Three-Sided Pole Speaks to Community, Collaboration and Kinship
Wednesday, April 20, 2022
Haida carver TJ Young (Sgwaayaans) is hard at work creating the first 360-degree totem pole to be raised in Alaska. The Sealaska Cultural Values Pole will stand guard over Heritage Square at the center of the new Sealaska Heritage Arts Campus in downtown Juneau. Young is carving the pole with assistance from his brother, Joe Young and guest carvers David R. Boxley, who is Tsimshian, and Rob Mills, who is Tlingit. He also worked with apprentices Greg Frisby and Andrea Cook, who are both Haida, and sees the project as a community undertaking of working together.
“Traditionally, we’ve been so interwoven over the past thousands of years,” said Young. “Haida people, we got our copper from the Tlingits. We got our mountain goat wool from the Tsimshian on the mainland. We literally shared the same stories. We were and we are still all interconnected.”
“Now we even help each other carve totem poles,” Young added, laughing. “Working together is what it is—not divided like oh, this here is Tlingit, this is Haida, this is Tsimshian. It’s a working together relationship. Same goes for our carving.”
While the collective labor going into this project is not uncommon, the type of project — a 360-degree carved totem pole — is unique. The three-sided pole isn’t just a novelty. It calls back to the three groups of Indigenous people — Tlingit, Haida and Tsimshian — that Sealaska represents. The figures depicted throughout are shared across the three cultures: Raven and Eagle, for balance; the man who holds up the world and the strongman ripping apart the sea lion make up the base; a salmon, emphasizing the critical importance of the salmon and its return; the moon and sun, stolen by Raven at the creation of the world; and three watchmen, representing Tlingit, Haida and Tsimshian people.
The connection to each culture goes even deeper with the three watchmen, Young explains. A different carver — one from each of the three cultures — carved each watchman’s face. Young carved the Haida face himself, while Boxley, who also created Sealaska’s new salmon-egg logo, carved the Tsimshian face. Mills carved the Tlingit face.
Many of the figures also share body parts, in another nod to the interdependence and reciprocal nature of Southeast Alaska’s Native community, he said. Reciprocity is also inherent to the project itself, as the log for the pole was donated by Sealaska. Access to cedar logs needed for projects like totem poles and canoes is limited.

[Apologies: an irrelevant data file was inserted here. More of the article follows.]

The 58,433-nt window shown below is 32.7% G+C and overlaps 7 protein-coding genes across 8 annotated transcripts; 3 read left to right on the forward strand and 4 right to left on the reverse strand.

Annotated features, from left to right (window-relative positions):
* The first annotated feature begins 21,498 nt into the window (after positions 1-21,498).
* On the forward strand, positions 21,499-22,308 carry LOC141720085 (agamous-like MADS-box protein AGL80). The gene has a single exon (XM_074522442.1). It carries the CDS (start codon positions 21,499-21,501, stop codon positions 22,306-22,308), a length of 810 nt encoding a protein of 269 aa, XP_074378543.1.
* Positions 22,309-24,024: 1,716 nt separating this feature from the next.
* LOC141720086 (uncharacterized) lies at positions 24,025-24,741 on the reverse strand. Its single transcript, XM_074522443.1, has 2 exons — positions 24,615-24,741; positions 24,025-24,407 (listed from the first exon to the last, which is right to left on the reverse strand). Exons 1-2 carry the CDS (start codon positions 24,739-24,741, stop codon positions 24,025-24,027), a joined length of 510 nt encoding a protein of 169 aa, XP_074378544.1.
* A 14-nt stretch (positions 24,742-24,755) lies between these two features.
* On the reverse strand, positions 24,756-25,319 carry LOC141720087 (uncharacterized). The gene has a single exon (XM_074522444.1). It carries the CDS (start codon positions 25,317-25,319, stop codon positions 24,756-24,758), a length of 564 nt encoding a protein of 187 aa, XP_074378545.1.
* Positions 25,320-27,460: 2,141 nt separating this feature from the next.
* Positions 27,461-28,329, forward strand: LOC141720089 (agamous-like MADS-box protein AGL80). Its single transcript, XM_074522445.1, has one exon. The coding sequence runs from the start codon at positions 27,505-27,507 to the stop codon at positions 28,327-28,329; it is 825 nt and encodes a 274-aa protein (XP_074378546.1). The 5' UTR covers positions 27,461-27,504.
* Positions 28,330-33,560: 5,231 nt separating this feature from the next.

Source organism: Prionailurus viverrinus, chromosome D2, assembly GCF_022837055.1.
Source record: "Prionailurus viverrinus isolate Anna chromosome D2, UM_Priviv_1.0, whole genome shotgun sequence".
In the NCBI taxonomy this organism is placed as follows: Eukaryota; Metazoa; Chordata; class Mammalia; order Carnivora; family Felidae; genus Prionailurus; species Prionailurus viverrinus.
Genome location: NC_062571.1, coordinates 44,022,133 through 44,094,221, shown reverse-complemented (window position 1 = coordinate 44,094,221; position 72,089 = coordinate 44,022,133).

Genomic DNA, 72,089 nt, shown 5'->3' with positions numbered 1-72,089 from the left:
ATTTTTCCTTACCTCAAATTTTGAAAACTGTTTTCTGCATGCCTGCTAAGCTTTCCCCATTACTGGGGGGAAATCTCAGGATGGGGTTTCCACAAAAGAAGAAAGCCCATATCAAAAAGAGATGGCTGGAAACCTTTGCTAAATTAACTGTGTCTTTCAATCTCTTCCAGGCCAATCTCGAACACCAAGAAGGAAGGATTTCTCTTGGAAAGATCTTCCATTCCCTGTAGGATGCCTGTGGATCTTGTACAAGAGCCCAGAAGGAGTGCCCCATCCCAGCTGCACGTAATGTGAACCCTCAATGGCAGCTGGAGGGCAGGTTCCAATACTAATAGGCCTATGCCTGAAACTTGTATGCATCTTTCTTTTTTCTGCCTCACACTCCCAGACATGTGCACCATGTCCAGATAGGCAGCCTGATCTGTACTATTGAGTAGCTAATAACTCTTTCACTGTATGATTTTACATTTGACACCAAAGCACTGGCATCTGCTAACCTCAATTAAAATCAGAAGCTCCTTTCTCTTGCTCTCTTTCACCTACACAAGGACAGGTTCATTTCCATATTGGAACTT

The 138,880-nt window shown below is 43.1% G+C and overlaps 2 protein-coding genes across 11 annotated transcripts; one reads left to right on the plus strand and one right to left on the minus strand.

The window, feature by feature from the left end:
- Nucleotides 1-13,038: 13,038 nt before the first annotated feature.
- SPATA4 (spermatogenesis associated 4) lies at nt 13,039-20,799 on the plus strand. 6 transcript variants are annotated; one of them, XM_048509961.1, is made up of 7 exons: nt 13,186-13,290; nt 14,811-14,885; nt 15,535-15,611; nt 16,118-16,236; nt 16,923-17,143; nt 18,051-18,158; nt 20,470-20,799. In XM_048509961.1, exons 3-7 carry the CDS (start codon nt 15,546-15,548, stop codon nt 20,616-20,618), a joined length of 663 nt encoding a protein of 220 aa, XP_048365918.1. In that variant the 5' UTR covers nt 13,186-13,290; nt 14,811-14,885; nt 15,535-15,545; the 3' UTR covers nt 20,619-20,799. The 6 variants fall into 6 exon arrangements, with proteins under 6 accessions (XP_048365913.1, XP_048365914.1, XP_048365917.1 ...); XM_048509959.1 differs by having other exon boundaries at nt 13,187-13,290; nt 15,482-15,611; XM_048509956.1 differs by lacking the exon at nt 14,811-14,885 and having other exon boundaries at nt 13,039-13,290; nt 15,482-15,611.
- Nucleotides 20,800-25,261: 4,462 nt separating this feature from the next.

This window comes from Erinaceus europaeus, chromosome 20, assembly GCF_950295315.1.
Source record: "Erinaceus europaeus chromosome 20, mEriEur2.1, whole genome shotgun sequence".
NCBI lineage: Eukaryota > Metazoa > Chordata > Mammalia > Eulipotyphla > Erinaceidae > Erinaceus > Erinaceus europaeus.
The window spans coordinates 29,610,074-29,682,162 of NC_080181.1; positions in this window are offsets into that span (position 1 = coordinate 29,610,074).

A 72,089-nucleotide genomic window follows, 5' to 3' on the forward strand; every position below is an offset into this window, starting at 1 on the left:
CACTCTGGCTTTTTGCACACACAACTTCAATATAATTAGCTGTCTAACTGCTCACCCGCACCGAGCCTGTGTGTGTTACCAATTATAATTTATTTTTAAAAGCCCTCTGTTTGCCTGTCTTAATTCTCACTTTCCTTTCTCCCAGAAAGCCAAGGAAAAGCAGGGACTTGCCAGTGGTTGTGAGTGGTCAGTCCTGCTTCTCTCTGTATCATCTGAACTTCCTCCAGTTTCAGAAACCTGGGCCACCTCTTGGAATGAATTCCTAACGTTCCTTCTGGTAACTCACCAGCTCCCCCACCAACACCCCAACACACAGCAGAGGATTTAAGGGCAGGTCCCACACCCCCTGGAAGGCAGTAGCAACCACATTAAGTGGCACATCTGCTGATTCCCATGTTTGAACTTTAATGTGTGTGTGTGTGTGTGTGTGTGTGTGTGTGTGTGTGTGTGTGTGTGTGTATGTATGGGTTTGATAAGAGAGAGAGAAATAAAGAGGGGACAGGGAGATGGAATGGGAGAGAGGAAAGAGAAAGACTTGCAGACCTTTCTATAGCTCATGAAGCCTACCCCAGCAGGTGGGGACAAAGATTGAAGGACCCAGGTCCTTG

The availability of high-quality logs such as the one used for this project is vital to maintaining the integrity of the art of carving, explained Young. Sealaska provides access to monumental cultural logs for carvers like Young and projects like the new totem trail being created in downtown Juneau by SHI. Applicants should contact Michele Metz at firstname.lastname@example.org for more information on the log donation process.
After nearly eight months of carving, the project is set to be complete by late April, with the totem dedication expected to take place at the same time as the dedication of SHI’s new Heritage Square project in downtown Juneau, adjacent to Sealaska’s corporate headquarters. These events are planned to occur during SHI’s Celebration event June 7-11, although a specific date and time has not yet been announced.
Photos below courtesy of Sealaska shareholder Connor Meyer.
Language efforts and the Board Youth Advisor program took center stage at the first board meeting of the year. At a board meeting held on Friday, Jan. 27, Sealaska’s Board of Directors approved a one-time $250,000 increase in funding for language programming from the Sealaska language fund, bringing this year’s contribution to $750,000. The fund, …
As part of our ongoing efforts to connect with shareholders like you on important issues, Sealaska invites you to complete our 2023 Shareholder Engagement Survey. This survey is vital to understanding your priorities and meeting your expectations for how Sealaska engages with shareholders. To take the survey, please visit www.sealaskasurvey.com to complete the survey online. You can …
Since the elimination of the blood quantum requirement in June 2022, Sealaska has welcomed over 2,100 new shareholders. Sealaska hosted a virtual shareholder orientation to provide our new shareholders with more information on Sealaska, as well as what to expect as a shareholder moving forward. Board Chair Joe Nelson served as the host and was joined …
Sealaska shareholders are now able to view and download their IRS Form 1099-DIV for 2022. Printed 1099 tax forms will be mailed on or before Jan. 27.
“Molly of Denali” is one of the biggest shows on PBS — so big that it was recently nominated for the Children’s and Family Emmys in two categories: Outstanding Preschool Animated Series and Outstanding Writing for a Preschool Animated Program. The team behind that outstanding writing includes four Sealaska shareholders: Frank Henry Kaash Katasse, Vera …